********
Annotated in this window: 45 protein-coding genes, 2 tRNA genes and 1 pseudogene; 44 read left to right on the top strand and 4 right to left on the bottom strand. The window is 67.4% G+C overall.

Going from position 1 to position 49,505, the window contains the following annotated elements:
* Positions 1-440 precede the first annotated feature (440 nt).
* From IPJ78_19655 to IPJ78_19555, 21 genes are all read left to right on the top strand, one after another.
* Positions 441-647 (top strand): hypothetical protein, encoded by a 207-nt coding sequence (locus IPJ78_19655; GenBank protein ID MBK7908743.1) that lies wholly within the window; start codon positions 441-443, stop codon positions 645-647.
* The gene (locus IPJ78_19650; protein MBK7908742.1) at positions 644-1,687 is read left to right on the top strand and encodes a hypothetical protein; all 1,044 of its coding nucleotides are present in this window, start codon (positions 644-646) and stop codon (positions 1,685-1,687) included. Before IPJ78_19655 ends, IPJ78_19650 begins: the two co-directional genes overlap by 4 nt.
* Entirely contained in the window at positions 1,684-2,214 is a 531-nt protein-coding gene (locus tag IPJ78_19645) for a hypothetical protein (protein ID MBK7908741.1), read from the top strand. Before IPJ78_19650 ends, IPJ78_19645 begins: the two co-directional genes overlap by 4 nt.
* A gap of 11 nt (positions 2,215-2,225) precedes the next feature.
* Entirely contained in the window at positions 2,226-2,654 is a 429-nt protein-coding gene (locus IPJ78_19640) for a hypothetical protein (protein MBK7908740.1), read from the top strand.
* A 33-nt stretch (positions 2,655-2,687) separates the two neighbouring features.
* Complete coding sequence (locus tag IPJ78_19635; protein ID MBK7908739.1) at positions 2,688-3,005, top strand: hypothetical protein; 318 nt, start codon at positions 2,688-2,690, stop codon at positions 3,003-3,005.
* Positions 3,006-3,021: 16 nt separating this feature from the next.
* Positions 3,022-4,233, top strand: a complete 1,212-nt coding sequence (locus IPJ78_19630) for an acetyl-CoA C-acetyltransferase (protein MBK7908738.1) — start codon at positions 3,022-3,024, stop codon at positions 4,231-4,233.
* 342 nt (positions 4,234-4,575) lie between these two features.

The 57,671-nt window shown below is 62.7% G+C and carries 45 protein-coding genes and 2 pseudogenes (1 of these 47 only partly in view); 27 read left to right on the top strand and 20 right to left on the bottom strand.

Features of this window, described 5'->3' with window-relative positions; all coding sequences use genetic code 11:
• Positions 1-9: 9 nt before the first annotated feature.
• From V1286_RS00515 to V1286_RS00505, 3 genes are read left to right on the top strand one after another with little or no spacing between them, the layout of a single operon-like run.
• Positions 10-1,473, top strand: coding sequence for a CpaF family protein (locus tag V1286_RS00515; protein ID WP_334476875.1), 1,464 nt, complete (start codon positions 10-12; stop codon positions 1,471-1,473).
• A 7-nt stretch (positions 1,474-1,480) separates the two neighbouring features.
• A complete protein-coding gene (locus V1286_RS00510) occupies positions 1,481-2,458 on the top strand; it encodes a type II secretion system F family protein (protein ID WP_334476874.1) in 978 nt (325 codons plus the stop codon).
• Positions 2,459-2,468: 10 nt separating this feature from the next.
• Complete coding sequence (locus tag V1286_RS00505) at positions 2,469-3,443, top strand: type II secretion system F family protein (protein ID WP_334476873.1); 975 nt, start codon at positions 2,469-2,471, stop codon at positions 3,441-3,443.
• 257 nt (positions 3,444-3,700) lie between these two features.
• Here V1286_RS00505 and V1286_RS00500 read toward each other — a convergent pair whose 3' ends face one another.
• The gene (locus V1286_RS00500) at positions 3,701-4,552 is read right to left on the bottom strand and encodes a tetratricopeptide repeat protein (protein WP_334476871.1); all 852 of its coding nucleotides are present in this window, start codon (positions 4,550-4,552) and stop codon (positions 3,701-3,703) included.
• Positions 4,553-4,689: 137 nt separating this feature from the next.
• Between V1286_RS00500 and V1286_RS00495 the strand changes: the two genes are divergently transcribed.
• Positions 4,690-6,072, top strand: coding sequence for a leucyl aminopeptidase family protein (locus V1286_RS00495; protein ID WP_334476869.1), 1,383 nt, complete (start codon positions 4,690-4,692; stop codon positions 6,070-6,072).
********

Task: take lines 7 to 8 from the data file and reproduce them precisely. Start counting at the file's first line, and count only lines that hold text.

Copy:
* Entirely contained in the window at positions 1,684-2,214 is a 531-nt protein-coding gene (locus tag IPJ78_19645) for a hypothetical protein (protein ID MBK7908741.1), read from the top strand. Before IPJ78_19650 ends, IPJ78_19645 begins: the two co-directional genes overlap by 4 nt.
* A gap of 11 nt (positions 2,215-2,225) precedes the next feature.